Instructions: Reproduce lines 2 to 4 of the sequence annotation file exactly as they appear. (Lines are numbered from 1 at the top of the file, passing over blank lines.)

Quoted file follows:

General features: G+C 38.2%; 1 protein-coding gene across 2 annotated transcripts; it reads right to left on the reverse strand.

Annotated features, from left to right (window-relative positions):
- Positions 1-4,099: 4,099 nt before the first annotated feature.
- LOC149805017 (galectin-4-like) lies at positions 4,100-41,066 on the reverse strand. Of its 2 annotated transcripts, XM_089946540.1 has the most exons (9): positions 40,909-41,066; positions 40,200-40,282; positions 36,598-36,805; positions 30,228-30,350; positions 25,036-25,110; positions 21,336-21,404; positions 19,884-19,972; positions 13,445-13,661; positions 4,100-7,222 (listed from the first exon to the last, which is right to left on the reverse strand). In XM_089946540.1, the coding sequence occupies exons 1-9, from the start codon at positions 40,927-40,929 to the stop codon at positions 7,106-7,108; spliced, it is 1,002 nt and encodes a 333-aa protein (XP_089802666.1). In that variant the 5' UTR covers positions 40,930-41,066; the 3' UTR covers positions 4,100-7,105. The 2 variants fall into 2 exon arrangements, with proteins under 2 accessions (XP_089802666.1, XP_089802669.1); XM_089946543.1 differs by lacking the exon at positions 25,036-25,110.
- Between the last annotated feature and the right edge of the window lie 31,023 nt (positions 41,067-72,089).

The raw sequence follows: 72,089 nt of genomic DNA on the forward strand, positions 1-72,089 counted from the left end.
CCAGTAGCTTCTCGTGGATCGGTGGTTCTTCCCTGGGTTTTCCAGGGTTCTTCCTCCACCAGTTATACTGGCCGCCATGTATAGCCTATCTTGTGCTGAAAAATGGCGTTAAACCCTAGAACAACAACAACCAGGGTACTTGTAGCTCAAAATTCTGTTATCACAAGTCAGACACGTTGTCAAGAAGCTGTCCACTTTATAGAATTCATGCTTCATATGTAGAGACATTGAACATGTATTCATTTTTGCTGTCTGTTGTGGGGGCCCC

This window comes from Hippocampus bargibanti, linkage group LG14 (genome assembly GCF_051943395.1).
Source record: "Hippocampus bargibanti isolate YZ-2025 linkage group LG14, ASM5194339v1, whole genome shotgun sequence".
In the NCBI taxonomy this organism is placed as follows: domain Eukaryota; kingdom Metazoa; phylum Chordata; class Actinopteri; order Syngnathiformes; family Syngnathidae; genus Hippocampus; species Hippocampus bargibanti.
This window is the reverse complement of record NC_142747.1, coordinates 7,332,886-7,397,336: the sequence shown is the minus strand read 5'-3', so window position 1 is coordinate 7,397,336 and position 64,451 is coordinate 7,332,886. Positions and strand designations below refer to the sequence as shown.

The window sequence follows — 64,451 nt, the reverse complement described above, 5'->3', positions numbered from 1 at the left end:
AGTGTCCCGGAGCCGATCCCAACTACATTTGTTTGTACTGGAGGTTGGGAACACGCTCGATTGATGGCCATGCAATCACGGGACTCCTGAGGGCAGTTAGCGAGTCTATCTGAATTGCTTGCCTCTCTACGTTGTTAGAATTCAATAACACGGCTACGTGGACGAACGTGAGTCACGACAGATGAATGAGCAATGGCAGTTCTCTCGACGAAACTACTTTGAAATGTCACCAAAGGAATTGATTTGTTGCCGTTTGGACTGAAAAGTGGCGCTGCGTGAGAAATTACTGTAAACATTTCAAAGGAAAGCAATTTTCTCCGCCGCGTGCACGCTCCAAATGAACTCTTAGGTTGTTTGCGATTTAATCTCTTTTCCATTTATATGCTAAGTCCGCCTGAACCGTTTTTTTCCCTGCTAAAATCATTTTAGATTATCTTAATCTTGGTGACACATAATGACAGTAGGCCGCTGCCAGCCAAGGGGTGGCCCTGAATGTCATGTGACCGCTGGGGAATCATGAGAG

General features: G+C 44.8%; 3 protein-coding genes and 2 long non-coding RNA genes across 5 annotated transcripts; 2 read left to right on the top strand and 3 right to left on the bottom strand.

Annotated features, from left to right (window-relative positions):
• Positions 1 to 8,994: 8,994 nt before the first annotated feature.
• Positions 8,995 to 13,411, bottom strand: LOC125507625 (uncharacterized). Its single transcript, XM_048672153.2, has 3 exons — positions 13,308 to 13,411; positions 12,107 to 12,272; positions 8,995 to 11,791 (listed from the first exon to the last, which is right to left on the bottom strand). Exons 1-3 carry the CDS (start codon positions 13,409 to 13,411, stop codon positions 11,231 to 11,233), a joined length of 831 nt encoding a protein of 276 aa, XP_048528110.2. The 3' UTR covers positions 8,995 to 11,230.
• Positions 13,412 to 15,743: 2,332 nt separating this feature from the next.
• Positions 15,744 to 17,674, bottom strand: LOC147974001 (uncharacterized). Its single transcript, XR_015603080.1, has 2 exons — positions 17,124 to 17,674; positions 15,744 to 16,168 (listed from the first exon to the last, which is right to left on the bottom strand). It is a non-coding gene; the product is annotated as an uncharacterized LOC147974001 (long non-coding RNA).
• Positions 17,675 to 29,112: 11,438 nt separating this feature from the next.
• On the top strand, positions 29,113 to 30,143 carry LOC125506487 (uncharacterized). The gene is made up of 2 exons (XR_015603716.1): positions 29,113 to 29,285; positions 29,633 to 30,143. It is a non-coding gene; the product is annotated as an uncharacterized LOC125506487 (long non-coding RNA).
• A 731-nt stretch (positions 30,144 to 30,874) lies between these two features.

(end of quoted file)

Annotated features, from left to right (window-relative positions):
- Positions 1-4,099: 4,099 nt before the first annotated feature.
- LOC149805017 (galectin-4-like) lies at positions 4,100-41,066 on the reverse strand. Of its 2 annotated transcripts, XM_089946540.1 has the most exons (9): positions 40,909-41,066; positions 40,200-40,282; positions 36,598-36,805; positions 30,228-30,350; positions 25,036-25,110; positions 21,336-21,404; positions 19,884-19,972; positions 13,445-13,661; positions 4,100-7,222 (listed from the first exon to the last, which is right to left on the reverse strand). In XM_089946540.1, the coding sequence occupies exons 1-9, from the start codon at positions 40,927-40,929 to the stop codon at positions 7,106-7,108; spliced, it is 1,002 nt and encodes a 333-aa protein (XP_089802666.1). In that variant the 5' UTR covers positions 40,930-41,066; the 3' UTR covers positions 4,100-7,105. The 2 variants fall into 2 exon arrangements, with proteins under 2 accessions (XP_089802666.1, XP_089802669.1); XM_089946543.1 differs by lacking the exon at positions 25,036-25,110.